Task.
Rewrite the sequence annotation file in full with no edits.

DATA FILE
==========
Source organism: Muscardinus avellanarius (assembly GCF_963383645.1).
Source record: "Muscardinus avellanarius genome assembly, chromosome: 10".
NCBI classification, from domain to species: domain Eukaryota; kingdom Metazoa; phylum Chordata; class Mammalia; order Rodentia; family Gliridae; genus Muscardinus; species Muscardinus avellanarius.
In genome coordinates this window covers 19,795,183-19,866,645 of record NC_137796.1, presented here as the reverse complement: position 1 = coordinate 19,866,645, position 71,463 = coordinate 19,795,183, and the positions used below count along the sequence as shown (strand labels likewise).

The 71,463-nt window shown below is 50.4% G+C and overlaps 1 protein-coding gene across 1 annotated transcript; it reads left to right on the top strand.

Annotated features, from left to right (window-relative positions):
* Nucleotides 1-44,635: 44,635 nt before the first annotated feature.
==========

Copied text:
Source organism: Muscardinus avellanarius (assembly GCF_963383645.1).
Source record: "Muscardinus avellanarius genome assembly, chromosome: 10".
NCBI classification, from domain to species: domain Eukaryota; kingdom Metazoa; phylum Chordata; class Mammalia; order Rodentia; family Gliridae; genus Muscardinus; species Muscardinus avellanarius.
In genome coordinates this window covers 19,795,183-19,866,645 of record NC_137796.1, presented here as the reverse complement: position 1 = coordinate 19,866,645, position 71,463 = coordinate 19,795,183, and the positions used below count along the sequence as shown (strand labels likewise).

The 71,463-nt window shown below is 50.4% G+C and overlaps 1 protein-coding gene across 1 annotated transcript; it reads left to right on the top strand.

Annotated features, from left to right (window-relative positions):
* Nucleotides 1-44,635: 44,635 nt before the first annotated feature.